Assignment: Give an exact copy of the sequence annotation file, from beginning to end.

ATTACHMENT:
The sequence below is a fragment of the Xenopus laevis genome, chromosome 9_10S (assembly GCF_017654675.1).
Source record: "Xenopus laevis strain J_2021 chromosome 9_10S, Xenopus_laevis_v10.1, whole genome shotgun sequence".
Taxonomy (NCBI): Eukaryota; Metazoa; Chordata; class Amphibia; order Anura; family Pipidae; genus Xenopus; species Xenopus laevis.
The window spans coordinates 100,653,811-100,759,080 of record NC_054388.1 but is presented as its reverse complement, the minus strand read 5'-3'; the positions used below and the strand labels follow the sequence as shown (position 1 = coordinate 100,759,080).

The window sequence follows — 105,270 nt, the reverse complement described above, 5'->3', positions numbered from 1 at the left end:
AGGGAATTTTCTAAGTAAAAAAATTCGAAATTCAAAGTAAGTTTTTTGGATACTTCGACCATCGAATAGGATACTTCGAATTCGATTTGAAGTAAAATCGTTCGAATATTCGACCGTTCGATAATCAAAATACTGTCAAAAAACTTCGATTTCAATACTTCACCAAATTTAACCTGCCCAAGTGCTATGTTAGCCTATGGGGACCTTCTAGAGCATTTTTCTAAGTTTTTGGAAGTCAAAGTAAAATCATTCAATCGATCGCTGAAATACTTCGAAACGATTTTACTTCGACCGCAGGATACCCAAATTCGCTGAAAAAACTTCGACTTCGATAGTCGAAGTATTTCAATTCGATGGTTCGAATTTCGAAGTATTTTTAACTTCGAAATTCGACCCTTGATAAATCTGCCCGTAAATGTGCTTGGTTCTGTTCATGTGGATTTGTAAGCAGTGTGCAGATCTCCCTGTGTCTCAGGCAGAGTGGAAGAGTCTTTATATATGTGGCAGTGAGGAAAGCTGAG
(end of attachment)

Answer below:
The sequence below is a fragment of the Xenopus laevis genome, chromosome 9_10S (assembly GCF_017654675.1).
Source record: "Xenopus laevis strain J_2021 chromosome 9_10S, Xenopus_laevis_v10.1, whole genome shotgun sequence".
Taxonomy (NCBI): Eukaryota; Metazoa; Chordata; class Amphibia; order Anura; family Pipidae; genus Xenopus; species Xenopus laevis.
The window spans coordinates 100,653,811-100,759,080 of record NC_054388.1 but is presented as its reverse complement, the minus strand read 5'-3'; the positions used below and the strand labels follow the sequence as shown (position 1 = coordinate 100,759,080).

The window sequence follows — 105,270 nt, the reverse complement described above, 5'->3', positions numbered from 1 at the left end:
AGGGAATTTTCTAAGTAAAAAAATTCGAAATTCAAAGTAAGTTTTTTGGATACTTCGACCATCGAATAGGATACTTCGAATTCGATTTGAAGTAAAATCGTTCGAATATTCGACCGTTCGATAATCAAAATACTGTCAAAAAACTTCGATTTCAATACTTCACCAAATTTAACCTGCCCAAGTGCTATGTTAGCCTATGGGGACCTTCTAGAGCATTTTTCTAAGTTTTTGGAAGTCAAAGTAAAATCATTCAATCGATCGCTGAAATACTTCGAAACGATTTTACTTCGACCGCAGGATACCCAAATTCGCTGAAAAAACTTCGACTTCGATAGTCGAAGTATTTCAATTCGATGGTTCGAATTTCGAAGTATTTTTAACTTCGAAATTCGACCCTTGATAAATCTGCCCGTAAATGTGCTTGGTTCTGTTCATGTGGATTTGTAAGCAGTGTGCAGATCTCCCTGTGTCTCAGGCAGAGTGGAAGAGTCTTTATATATGTGGCAGTGAGGAAAGCTGAG